Many possibilities to do this very cheaply and with vastly superior reception potential over the stock antenna and also saving you a ton of cash as well.

But that's just my suggestion - I'm not trying to take money away from the antenna manufacturers or the resellers of their products, it's just that sometimes paying such amounts of cash for something you can literally make yourself for a few bucks and be proud of it when it proves itself to be very useful is more rewarding to me I suppose. That's part of this hobby and doing it yourself more than anything else. :)

As for the mobile situation, I'm sure that antenna would be a nice choice but others will chime in on that soon enough, I don't even technically own a scanner anymore myself, I've been using SDR hardware and software for several years now but I monitor CivAir and MilAir just fine off my laptop. :D
 
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lmrtek

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WAY over priced antennas one and all!

You can easily make a 1/4 wave ground plane as described above

The discone antenna design works equally poor over a wide range and you can buy a hustler DCX discone for only 25 dollars if you really want to try one
 

SOFA_KING

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That is very good advice (build a ground plane antenna), and it will work better than the overpriced BS marketed "wizzbang" cure-all garbage antennas if the attic is not full of signal obstructing materials...or roof is not metal. But do yourself a big favor and use the lowest loss cable you can. There is no point in using cheap coax. Doing that will throw away any gains you made putting a resonant antenna up higher...and hopefully in the clear. You will be rewarded by using good coax.

And stay away from any "amplified" antennas. Your receiver is hot enough. An amp is not a good idea. It will cause more harm than good by raising the noise floor and introducing images.

Here is a good resource (and fun tool) to see how much you will loose on your frequency of choice with some common cable types.

Coax Calculator

Plug in the frequency, estimate the length, and see how much you loose. Any more that 0.5 dB is unacceptable in my book, but that's me. I use hardline on my Diamond Discone at 30' and hear so far away that it blows my mind. I calculate 0.35 dB loss at my favorite band. It's worth it!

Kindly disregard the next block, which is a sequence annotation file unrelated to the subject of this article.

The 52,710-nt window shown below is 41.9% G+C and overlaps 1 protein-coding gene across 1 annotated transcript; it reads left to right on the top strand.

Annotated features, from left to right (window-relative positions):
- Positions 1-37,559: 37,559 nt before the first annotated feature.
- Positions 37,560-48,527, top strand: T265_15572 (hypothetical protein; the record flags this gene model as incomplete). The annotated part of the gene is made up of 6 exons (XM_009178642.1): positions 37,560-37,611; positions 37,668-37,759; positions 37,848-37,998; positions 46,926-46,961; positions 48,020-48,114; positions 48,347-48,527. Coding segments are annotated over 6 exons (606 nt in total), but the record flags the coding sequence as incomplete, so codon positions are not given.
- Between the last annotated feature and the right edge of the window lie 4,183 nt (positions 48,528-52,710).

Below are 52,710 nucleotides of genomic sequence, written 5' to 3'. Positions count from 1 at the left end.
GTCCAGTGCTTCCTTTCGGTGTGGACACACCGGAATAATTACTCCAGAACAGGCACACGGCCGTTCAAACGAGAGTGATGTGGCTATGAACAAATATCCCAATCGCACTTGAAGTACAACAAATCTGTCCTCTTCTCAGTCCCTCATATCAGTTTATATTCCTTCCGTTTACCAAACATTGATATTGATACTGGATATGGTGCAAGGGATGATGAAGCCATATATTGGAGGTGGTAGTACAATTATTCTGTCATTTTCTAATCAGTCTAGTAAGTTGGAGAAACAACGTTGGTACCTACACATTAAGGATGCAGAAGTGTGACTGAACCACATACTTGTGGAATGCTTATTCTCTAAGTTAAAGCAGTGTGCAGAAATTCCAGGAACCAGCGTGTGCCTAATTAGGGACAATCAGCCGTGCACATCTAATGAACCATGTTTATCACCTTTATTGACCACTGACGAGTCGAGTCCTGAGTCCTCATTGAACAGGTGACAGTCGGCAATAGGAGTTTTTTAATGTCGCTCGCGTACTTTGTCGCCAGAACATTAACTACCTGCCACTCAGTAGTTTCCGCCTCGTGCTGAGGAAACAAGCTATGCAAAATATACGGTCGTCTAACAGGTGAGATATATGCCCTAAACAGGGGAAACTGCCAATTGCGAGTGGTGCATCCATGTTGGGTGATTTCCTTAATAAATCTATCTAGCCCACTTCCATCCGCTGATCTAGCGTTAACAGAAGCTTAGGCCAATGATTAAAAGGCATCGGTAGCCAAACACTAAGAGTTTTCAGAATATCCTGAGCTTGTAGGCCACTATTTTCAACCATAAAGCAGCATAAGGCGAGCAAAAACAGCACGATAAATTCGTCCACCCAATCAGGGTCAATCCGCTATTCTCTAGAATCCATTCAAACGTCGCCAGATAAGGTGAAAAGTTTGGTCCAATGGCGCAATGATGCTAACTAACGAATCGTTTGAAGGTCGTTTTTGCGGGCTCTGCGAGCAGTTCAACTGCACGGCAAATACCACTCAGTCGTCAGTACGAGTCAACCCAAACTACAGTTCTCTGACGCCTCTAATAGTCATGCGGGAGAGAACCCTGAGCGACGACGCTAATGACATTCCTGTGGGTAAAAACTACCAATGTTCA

Phil
 

dlwtrunked

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Welding rod (can be found at Sears and hardware stores) is great for making your own ground plane antennas. However for VHF aero, it may not be long enough.

Also, even though you are close, get the antenna as high as you can. Often that will be a factor more than anything else.
 

n5ims

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One important thing to remember when monitoring an airport is that it's very common to hear the aircraft in flight, but not hear the tower or aircraft on the ground. This is because in flight, they have a huge height advantage so it's easy to hear them for many miles. When on the ground, the same aircraft's signal will no longer have the height advantage and may not be heard much beyond the airport grounds.

Similarly, the tower is designed to be heard mostly by aircraft at altitude and those that are close by on the airport grounds. Their antennas are not designed to cover those on the ground but instead radiate the signal up and out to the aircraft. Don't be surprised if you can hear most aircraft OK but not the tower or those on the ground unless you live very near the airport.
 

br0adband

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The OP said he/she is 3.6 miles due south of the airbase so yeah, that's pretty damned close, practically just outside the fence line almost depending on the actual layout. Getting any antenna that's higher and not the stock rubber duckie will offer an improvement, I don't think any of us would argue otherwise on that aspect. Getting something in the attic, preferably near a potential window facing the tower of the airbase might even be better but again, because of the proximity to the base itself - slightly under 4 miles - should be fine with anything in the attic. Might even be possible to hang such an antenna out a window and improve things over the stock rubber duckie.

I think we're all in agreement for the most part: the linked antennas are very expensive and while they are quite nice to have they're not necessary in this situation. If the OP instead lived 30 miles away yes I'd say those antennas, properly mounted outside the home/house/etc and with decent coax as the feedline, would absolutely be better but, come 'on, barely 4 miles away, he/she should get booming signals from that range and I don't mean sonic ones because of the aircraft. :)
 

trp2525

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...I live 3.6miles due south of NASJRB Fort Worth. I am a total AvGeek...

I am looking for some recommendation...

Which one would be best?...
If the VHF-Air band is your primary interest Centerfire Antenna makes a nice VHF-Air 1/4 wave groundplane antenna that covers 118-136 MHz. It is nowhere near as pricey as the antennas in your links as it is only $37.95 (plus $8 Priority Shipping on any size order). They are made from heavy duty aluminum and stainless steel and as an added bonus they are made right here in the good old USA in South Bend, Indiana.

I agree with the comments above that you can fabricate your own 1/4 wave groundplane for less money than buying the antenna I mentioned. If you prefer one that is commercially made, however, I think the price from Centerfire is quite reasonable and their antennas are also covered by a "Limited Lifetime Warranty" (Warranty – Centerfire Antenna Mfg Co).

Link to the Centerfire VHF-Air 118-136 MHz antenna: VHF Special Purpose – Centerfire Antenna Mfg Co